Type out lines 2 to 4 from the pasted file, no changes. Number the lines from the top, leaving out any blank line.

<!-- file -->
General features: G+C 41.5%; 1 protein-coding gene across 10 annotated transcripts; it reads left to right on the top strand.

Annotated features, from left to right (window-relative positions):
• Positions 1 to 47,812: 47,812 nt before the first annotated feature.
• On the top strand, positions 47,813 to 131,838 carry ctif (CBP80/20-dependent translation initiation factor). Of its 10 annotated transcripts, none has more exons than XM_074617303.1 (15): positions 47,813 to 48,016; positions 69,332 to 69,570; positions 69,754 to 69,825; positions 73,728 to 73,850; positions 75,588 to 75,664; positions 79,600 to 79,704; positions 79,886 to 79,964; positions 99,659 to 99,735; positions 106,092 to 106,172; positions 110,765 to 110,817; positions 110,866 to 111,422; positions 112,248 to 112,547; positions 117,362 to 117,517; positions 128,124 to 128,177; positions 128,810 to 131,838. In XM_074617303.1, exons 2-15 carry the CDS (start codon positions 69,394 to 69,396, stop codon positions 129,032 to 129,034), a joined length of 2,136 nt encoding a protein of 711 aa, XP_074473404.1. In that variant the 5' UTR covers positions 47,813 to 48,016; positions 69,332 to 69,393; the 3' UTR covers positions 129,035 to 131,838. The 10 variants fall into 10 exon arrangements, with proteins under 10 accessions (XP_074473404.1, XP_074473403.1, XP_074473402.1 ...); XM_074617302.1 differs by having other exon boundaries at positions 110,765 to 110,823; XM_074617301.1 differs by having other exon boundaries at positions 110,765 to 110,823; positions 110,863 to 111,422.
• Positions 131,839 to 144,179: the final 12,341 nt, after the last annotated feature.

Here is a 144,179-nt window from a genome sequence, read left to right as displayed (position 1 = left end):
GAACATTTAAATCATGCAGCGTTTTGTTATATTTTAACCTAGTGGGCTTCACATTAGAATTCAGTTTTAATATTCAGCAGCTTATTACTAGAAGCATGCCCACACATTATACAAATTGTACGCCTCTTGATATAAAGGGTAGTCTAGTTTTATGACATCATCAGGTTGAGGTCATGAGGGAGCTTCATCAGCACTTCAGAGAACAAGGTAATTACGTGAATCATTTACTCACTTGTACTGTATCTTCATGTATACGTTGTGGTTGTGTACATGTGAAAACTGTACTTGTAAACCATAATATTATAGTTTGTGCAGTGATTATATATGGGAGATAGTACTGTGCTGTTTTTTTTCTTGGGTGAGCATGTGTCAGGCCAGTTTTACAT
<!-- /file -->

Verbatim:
Annotated features, from left to right (window-relative positions):
• Positions 1 to 47,812: 47,812 nt before the first annotated feature.
• On the top strand, positions 47,813 to 131,838 carry ctif (CBP80/20-dependent translation initiation factor). Of its 10 annotated transcripts, none has more exons than XM_074617303.1 (15): positions 47,813 to 48,016; positions 69,332 to 69,570; positions 69,754 to 69,825; positions 73,728 to 73,850; positions 75,588 to 75,664; positions 79,600 to 79,704; positions 79,886 to 79,964; positions 99,659 to 99,735; positions 106,092 to 106,172; positions 110,765 to 110,817; positions 110,866 to 111,422; positions 112,248 to 112,547; positions 117,362 to 117,517; positions 128,124 to 128,177; positions 128,810 to 131,838. In XM_074617303.1, exons 2-15 carry the CDS (start codon positions 69,394 to 69,396, stop codon positions 129,032 to 129,034), a joined length of 2,136 nt encoding a protein of 711 aa, XP_074473404.1. In that variant the 5' UTR covers positions 47,813 to 48,016; positions 69,332 to 69,393; the 3' UTR covers positions 129,035 to 131,838. The 10 variants fall into 10 exon arrangements, with proteins under 10 accessions (XP_074473404.1, XP_074473403.1, XP_074473402.1 ...); XM_074617302.1 differs by having other exon boundaries at positions 110,765 to 110,823; XM_074617301.1 differs by having other exon boundaries at positions 110,765 to 110,823; positions 110,863 to 111,422.